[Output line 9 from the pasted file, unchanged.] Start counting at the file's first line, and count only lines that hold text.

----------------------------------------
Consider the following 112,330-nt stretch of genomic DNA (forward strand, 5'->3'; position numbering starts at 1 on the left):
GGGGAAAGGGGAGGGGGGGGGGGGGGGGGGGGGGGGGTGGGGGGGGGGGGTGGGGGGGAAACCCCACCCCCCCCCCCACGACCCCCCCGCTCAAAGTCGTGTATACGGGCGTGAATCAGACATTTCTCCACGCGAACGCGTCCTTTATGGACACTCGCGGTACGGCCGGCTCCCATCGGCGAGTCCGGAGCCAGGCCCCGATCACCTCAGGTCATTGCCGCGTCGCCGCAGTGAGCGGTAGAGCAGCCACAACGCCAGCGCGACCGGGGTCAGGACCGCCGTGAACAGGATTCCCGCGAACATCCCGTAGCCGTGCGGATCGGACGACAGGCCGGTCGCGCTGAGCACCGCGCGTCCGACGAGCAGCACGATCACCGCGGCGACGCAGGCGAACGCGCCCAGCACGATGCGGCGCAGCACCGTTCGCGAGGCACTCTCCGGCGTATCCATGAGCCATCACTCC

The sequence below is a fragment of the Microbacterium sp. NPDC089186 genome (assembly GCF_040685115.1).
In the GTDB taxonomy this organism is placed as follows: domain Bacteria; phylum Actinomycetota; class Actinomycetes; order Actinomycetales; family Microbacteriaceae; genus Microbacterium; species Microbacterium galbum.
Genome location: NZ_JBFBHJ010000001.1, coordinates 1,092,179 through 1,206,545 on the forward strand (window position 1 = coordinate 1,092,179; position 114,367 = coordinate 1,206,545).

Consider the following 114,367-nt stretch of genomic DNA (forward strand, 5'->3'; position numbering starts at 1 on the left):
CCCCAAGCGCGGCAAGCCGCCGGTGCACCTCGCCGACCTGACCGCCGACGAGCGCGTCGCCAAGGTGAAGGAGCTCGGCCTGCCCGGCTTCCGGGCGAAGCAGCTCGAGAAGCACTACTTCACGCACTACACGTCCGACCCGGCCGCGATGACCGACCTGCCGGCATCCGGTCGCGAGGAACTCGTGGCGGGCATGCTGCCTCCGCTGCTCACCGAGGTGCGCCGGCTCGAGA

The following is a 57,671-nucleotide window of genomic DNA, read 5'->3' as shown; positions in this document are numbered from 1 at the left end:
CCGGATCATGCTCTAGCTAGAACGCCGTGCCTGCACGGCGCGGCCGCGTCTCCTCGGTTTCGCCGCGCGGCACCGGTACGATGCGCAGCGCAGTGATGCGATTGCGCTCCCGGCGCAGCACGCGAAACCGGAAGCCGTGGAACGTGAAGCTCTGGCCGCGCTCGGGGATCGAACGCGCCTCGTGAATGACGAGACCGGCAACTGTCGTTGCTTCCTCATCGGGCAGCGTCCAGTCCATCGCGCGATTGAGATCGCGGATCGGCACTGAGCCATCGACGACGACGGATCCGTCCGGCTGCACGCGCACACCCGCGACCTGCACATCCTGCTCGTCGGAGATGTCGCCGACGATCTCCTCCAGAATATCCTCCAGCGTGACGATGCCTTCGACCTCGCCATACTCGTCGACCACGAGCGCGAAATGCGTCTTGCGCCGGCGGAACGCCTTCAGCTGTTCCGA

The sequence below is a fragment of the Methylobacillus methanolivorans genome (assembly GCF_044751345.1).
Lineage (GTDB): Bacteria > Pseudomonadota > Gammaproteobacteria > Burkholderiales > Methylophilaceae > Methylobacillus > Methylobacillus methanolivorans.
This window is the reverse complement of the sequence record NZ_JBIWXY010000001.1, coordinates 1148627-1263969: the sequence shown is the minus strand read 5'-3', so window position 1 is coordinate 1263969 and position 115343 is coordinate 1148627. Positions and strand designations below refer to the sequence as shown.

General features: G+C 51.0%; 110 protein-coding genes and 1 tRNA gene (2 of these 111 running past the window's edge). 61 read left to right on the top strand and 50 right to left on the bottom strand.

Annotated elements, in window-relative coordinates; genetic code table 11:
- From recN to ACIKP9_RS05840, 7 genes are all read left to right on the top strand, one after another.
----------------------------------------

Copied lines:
CCGGATCATGCTCTAGCTAGAACGCCGTGCCTGCACGGCGCGGCCGCGTCTCCTCGGTTTCGCCGCGCGGCACCGGTACGATGCGCAGCGCAGTGATGCGATTGCGCTCCCGGCGCAGCACGCGAAACCGGAAGCCGTGGAACGTGAAGCTCTGGCCGCGCTCGGGGATCGAACGCGCCTCGTGAATGACGAGACCGGCAACTGTCGTTGCTTCCTCATCGGGCAGCGTCCAGTCCATCGCGCGATTGAGATCGCGGATCGGCACTGAGCCATCGACGACGACGGATCCGTCCGGCTGCACGCGCACACCCGCGACCTGCACATCCTGCTCGTCGGAGATGTCGCCGACGATCTCCTCCAGAATATCCTCCAGCGTGACGATGCCTTCGACCTCGCCATACTCGTCGACCACGAGCGCGAAATGCGTCTTGCGCCGGCGGAACGCCTTCAGCTGTTCCGA